While the White Sox have been picking up steam in free agency of late, Rick Hahn pulled the trigger on the team's first significant trade of the offseason, sending Hector Santiago to the Angels and receiving 25 year-old outfielder Adam Eaton from the Diamondbacks in a big three-team swap.
Eaton sliding in for a run. Credit: Baseball News Source
After the team signed Felipe Paulino, it seemed even more likely than before that the Sox would move a starting pitcher. And with GM Rick Hahn and company at the winter meetings this week, it sure did not take long for that to happen.
Hector Santiago is a (soon-to-be) 26 year-old with a good deal of MLB experience and success, though it's yet to be determined whether he will be able to successfully occupy a starting rotation slot over an entire MLB season. For what it's worth, I'm a huge Hector fan and think he'll be a very solid middle-of-the-rotation guy for years to come.
The Angels also received another very young and promising pitcher in Tyler Skaggs from the Diamondbacks, while sending power hitter Mark Trumbo out to Arizona. But let's focus on who's headed to the south side: Adam Eaton.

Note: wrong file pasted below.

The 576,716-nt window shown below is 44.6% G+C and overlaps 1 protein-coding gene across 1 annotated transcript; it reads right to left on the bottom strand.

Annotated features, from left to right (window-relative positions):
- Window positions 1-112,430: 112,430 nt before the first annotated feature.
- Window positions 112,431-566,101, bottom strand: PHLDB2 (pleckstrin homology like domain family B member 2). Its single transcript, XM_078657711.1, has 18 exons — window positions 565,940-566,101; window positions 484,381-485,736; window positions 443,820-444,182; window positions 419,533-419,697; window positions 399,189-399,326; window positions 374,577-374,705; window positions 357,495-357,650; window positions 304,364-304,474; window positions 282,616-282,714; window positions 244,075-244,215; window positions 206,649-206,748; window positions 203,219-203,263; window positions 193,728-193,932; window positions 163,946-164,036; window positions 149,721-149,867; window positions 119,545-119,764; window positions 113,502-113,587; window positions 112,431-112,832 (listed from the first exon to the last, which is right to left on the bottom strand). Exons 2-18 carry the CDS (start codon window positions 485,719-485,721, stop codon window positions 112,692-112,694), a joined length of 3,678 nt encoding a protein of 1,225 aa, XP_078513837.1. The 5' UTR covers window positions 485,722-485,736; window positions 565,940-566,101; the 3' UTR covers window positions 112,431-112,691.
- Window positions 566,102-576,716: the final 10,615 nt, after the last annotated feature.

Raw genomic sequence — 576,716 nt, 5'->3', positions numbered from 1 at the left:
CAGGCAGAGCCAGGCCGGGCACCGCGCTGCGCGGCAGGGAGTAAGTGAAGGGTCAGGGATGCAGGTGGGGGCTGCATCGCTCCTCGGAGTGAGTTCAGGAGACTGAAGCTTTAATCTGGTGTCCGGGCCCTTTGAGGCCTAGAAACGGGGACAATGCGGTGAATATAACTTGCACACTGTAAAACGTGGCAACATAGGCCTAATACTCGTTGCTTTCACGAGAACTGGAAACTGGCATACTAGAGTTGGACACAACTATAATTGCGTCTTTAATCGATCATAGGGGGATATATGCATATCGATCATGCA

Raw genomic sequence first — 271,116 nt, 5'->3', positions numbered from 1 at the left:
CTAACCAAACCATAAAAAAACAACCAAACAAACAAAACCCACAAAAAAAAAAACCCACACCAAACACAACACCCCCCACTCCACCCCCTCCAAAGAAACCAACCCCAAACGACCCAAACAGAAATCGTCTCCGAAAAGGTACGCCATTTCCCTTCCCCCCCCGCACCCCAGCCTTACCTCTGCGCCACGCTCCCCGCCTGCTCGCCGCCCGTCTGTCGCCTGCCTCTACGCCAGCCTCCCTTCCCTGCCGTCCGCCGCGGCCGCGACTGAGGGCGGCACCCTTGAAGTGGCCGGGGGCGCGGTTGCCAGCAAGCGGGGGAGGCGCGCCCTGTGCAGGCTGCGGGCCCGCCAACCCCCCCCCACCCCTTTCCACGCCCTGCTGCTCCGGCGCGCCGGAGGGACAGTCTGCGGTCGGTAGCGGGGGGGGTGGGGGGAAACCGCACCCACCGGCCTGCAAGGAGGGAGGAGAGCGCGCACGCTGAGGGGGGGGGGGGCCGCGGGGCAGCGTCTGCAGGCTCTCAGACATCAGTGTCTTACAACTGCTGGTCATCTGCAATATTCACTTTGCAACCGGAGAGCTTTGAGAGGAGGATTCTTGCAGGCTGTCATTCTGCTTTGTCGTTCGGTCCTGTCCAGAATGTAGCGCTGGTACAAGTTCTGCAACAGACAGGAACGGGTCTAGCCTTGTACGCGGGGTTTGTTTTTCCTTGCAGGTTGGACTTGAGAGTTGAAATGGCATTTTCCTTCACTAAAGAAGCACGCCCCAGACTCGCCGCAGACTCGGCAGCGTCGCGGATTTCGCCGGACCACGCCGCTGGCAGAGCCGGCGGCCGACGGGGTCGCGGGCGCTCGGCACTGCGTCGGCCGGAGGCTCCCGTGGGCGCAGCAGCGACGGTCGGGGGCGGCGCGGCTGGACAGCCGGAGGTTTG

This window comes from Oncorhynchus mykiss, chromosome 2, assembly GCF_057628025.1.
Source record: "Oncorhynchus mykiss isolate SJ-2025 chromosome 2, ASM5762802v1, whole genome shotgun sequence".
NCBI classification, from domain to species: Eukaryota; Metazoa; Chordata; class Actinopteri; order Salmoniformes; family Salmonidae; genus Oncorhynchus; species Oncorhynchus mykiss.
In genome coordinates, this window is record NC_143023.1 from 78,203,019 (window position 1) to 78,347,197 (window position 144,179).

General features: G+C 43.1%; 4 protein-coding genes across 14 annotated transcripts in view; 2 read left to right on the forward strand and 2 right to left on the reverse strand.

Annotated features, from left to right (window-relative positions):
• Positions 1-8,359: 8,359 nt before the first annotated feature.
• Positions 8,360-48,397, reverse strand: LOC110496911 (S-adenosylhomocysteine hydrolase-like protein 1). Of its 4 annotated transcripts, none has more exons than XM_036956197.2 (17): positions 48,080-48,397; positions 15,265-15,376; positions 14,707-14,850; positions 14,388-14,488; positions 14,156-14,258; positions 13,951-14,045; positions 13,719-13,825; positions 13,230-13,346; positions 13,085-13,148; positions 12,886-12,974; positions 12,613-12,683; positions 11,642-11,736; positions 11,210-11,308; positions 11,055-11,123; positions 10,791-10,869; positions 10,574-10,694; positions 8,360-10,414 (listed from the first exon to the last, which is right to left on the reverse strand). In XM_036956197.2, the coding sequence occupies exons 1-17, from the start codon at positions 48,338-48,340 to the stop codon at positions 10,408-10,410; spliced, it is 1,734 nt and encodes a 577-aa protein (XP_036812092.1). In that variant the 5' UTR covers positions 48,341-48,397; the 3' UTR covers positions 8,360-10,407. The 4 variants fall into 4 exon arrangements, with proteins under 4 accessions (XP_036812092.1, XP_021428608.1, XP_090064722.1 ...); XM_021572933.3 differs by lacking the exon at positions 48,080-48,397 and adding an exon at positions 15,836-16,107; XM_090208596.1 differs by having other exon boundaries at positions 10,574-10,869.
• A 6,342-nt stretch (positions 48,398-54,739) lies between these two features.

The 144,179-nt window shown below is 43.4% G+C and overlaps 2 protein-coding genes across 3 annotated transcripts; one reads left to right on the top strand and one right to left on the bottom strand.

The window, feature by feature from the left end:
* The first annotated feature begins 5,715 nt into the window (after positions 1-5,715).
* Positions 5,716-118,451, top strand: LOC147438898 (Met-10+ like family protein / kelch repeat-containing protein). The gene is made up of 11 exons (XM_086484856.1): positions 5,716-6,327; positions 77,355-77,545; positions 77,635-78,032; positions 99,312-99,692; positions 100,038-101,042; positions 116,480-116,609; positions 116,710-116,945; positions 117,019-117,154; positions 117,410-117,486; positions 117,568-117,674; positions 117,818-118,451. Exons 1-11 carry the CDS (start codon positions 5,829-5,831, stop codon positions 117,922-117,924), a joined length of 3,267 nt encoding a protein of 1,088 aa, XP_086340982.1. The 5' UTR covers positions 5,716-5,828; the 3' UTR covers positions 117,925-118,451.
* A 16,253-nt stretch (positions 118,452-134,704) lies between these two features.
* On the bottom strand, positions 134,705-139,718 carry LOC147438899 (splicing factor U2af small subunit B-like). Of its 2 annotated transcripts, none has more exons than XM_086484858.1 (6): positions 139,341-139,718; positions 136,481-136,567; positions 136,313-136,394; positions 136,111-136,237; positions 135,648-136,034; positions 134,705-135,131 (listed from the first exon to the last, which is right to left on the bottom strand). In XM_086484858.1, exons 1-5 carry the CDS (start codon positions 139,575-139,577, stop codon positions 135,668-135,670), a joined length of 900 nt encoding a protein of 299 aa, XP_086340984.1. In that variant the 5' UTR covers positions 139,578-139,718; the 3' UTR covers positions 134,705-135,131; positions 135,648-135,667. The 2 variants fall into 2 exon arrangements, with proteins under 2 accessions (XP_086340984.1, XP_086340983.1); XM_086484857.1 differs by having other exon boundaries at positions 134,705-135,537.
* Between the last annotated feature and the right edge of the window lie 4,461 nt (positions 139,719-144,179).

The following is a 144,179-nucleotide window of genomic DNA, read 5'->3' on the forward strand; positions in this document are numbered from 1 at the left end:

At first glance you see that Eaton is a 5'8 outfielder who has hit around .250 in the major leagues. And at that point, you're probably pretty underwhelmed. But once you do a bit of digging you'll soon be rather impressed.
You can check out all of his minor league statistics by clicking here, but here's what you need to know …
- In 345 minor league games, he's posted a .348/.450/.501 slash-line
- And not to mention, an even better .365/.441/.522 line in 129 AAA games
- He has surprising gap power: 48 doubles in those AAA games
- Plus he plays solid defense, has a strong arm, and is a 30-40ish SB guy
So you can see why he was ranked as baseball's 73rd best prospect going into the 2013 season by Baseball America (one spot ahead of Avi Garcia).
And when looking at his mediocre major league numbers (.254 BA, 380 PA's), you also have to note that he missed time and struggled with an elbow injury in 2013. Although he only posted a .259 BA in 22 games while healthy in 2012, he had a .794 OPS. Simply put: the potential is there.
And outside of the numbers, he's an full-energy, spark plug type of player, which is one thing the Sox lacked in 2012.
He has all the makings to be a Brett Gardner-type player, with a bit more pop and a bit less speed. It's the type of guy the Sox need in the outfield and leading off the order. Like we mentioned he just turned 25 and he could also be under team control into 2019. Considering the team could afford to deal some starting pitching depth, it appears as if Eaton may wind up being a very satisfying return for Santiago.
What are your thoughts on the deal? Comment below and tweet us to let us know.
Make sure to stay tuned to GrabSomeBench.com and @Grab_Some_Bench for what else this deal means for the White Sox moving forward.